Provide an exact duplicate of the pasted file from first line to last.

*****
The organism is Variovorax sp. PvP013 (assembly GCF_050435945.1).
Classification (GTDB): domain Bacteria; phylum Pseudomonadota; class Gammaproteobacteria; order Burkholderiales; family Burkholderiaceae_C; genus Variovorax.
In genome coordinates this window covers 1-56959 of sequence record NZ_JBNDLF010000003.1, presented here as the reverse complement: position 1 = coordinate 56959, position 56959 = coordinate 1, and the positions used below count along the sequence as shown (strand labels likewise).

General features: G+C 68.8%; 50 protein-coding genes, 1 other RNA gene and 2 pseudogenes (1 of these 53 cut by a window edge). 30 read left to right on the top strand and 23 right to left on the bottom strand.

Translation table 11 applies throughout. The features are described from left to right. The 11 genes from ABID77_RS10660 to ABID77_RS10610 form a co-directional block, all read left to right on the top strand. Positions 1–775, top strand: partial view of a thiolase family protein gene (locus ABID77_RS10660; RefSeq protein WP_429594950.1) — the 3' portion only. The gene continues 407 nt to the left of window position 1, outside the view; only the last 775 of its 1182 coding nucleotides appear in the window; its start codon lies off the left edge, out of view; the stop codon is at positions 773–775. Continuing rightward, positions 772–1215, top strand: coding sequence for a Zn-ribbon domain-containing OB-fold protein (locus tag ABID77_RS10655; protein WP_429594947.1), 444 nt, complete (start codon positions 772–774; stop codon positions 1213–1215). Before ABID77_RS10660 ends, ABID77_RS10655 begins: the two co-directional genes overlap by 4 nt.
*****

The organism is Variovorax sp. PvP013 (assembly GCF_050435945.1).
Classification (GTDB): domain Bacteria; phylum Pseudomonadota; class Gammaproteobacteria; order Burkholderiales; family Burkholderiaceae_C; genus Variovorax.
In genome coordinates this window covers 1-56959 of sequence record NZ_JBNDLF010000003.1, presented here as the reverse complement: position 1 = coordinate 56959, position 56959 = coordinate 1, and the positions used below count along the sequence as shown (strand labels likewise).

General features: G+C 68.8%; 50 protein-coding genes, 1 other RNA gene and 2 pseudogenes (1 of these 53 cut by a window edge). 30 read left to right on the top strand and 23 right to left on the bottom strand.

Translation table 11 applies throughout. The features are described from left to right. The 11 genes from ABID77_RS10660 to ABID77_RS10610 form a co-directional block, all read left to right on the top strand. Positions 1–775, top strand: partial view of a thiolase family protein gene (locus ABID77_RS10660; RefSeq protein WP_429594950.1) — the 3' portion only. The gene continues 407 nt to the left of window position 1, outside the view; only the last 775 of its 1182 coding nucleotides appear in the window; its start codon lies off the left edge, out of view; the stop codon is at positions 773–775. Continuing rightward, positions 772–1215, top strand: coding sequence for a Zn-ribbon domain-containing OB-fold protein (locus tag ABID77_RS10655; protein WP_429594947.1), 444 nt, complete (start codon positions 772–774; stop codon positions 1213–1215). Before ABID77_RS10660 ends, ABID77_RS10655 begins: the two co-directional genes overlap by 4 nt.